Regeneration / a talk by Courtney White
I have worked on the front lines of collaborative conservation, regenerative agriculture, and ecological restoration for two decades, sharing innovative, on-the-ground solutions that bring people together in what we call the radical center. These solutions include progressive cattle management, land health, local food production, and atmospheric carbon sequestration in soils. I have advocated for these hopeful solutions both in my writing and nonprofit work.
In my lifetime, human impact on the planet has gone from small to catastrophic, raising an anguished question: What Is Earth For? The presentation covers my unique journey through conservation and regenerative agriculture and is designed to provoke thoughtful questions about the future. At each step, I found a great deal of hope to a variety of global concerns – hope that I’d like to share.
The following information is also available HERE as a PDF for more information.
(1) Regenerative Agriculture
No-till, cover crops, polycultures, and animal agriculture in harmony with nature – practical and profitable. If we could do one thing for the planet it would be to stop tilling the land.
The Drawdown Project ranks regenerative agriculture as #6 on its list of most effective strategies to combat global warming and describes its purpose as to “continually improve and regenerate the health of the soil by restoring its carbon content, which in turn improves plant health, nutrition, and productivity.”
(2) Soil Carbon Sequestration
Any biologically-based practice that draws down atmospheric carbon and stores it safely and long-term in the soil will create multiple, cascading benefits for all life on earth.
Photosynthesis is a miracle. It transforms atmospheric carbon dioxide (CO2) into carbon (C) and oxygen. Much of the carbon can be sequestered in the soil beneath the plant where it becomes a key component in the microbial universe underground. If managed properly, it can stay safely stored for a long period of time.
(3) Ecological Restoration
Much of the natural world, and nearly all agricultural land, has been damaged by hard and ignorant use and needs to be restored to ecological health.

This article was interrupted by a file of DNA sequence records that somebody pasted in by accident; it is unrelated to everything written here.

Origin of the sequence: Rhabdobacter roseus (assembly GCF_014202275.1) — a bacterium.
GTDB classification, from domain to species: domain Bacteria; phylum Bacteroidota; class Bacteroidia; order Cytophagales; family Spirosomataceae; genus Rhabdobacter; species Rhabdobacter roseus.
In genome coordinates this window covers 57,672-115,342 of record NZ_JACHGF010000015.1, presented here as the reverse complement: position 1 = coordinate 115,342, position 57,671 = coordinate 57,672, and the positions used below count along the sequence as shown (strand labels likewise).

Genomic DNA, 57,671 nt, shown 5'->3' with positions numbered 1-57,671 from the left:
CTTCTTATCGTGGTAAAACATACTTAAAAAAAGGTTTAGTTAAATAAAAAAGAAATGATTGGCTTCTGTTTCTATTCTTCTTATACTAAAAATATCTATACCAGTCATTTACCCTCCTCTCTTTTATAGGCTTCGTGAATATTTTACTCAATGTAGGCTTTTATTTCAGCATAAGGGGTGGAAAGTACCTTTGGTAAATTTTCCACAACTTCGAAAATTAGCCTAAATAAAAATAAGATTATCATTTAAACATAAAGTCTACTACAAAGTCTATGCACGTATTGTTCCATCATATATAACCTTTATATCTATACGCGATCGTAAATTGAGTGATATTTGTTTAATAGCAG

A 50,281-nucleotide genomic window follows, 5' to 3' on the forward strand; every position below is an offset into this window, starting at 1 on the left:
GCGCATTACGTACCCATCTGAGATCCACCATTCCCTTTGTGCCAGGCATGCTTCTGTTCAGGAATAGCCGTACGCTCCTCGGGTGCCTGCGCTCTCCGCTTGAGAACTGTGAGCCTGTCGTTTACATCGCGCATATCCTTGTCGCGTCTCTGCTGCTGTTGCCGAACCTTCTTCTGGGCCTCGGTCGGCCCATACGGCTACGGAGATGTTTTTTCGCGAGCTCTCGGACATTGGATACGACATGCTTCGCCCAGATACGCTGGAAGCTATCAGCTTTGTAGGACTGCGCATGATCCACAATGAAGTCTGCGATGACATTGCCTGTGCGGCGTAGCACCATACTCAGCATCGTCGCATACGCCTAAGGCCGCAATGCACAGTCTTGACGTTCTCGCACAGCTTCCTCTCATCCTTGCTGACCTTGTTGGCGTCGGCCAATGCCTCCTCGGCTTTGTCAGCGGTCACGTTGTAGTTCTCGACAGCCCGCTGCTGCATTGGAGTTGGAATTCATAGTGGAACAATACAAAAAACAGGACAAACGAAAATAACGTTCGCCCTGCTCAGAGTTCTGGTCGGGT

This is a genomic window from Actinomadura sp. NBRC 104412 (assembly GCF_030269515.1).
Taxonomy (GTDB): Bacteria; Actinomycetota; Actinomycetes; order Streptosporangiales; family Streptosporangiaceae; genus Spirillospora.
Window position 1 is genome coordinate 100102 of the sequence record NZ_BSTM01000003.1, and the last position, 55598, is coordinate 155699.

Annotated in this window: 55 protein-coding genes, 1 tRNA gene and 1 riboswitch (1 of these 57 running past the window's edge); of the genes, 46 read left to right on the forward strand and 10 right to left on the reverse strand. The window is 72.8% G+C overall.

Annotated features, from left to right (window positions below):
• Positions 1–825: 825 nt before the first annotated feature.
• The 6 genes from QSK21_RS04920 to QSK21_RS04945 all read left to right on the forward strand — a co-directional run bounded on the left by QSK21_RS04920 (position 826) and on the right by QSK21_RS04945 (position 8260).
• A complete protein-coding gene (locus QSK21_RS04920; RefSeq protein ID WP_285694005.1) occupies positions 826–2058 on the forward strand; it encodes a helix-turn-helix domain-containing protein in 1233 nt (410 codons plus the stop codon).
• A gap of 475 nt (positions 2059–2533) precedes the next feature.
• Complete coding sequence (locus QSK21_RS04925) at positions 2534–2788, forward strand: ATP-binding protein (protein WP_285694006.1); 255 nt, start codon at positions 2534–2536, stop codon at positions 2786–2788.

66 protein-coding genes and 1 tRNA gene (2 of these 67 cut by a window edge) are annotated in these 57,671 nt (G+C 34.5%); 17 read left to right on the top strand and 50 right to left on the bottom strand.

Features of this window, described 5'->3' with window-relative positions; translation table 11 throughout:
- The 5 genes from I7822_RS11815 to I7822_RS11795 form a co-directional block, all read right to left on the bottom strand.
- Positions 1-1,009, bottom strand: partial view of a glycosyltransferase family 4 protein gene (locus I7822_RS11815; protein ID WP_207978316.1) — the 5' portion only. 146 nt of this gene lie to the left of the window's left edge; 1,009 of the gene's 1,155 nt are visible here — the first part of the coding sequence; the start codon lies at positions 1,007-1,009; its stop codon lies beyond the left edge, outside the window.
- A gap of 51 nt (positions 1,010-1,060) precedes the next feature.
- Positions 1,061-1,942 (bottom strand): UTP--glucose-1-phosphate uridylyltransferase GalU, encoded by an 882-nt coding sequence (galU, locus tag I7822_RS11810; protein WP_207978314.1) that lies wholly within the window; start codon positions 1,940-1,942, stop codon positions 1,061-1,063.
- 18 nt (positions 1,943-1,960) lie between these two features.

Once controversial, restoration today is widely accepted and implemented. Thanks to the hard work of many people and organizations we know how to restore land to health using nature-based methods that are effective and low-cost, especially in riparian zones. The key is to “think like a creek” to quote Bill Zeedyk, a pioneering riparian restoration specialist that I had to the honor to work with for many years.
(4) Act Local
Watersheds, Foodsheds, and Fibersheds – inspiring and effective models of local, regenerative, and collaborative use of natural resources exist in many places.
‘Think Global, Act Local’ is an old phrase but its wisdom has only grown over time. The simplest way for any citizen to pitch in to help fight climate change is to participate in local food, fiber, and watershed endeavors. Each can lower the carbon footprint of the product immensely. A good example are fibersheds, which source clothing from a defined radius (often less than 300 miles).
(5) Work in the Radical Center
The radical center is where we come together to explore what we have in common rather than argue our differences.
Rancher Bill McDonald coined the term in the mid-1990s to describe an emerging consensus-based approach to land management challenges in the American West. It was ‘radical’ because it challenged orthodoxies, including the belief that conservation and ranching were part of a ‘zero sum’ game – that one could only advance if the other retreated. The ‘center’ refers to a pragmatic middle-ground of partnerships, respect, and trust – and action.
CONTACT me if you are interested in having me speak to your group.
“Hope in a book about the environmental challenges we face in the 21st century is an audacious thing to promise, so I’m pleased to report that Courtney White delivers on it.” – Michael Pollan, in his Foreword to my book Grass, Soil, Hope.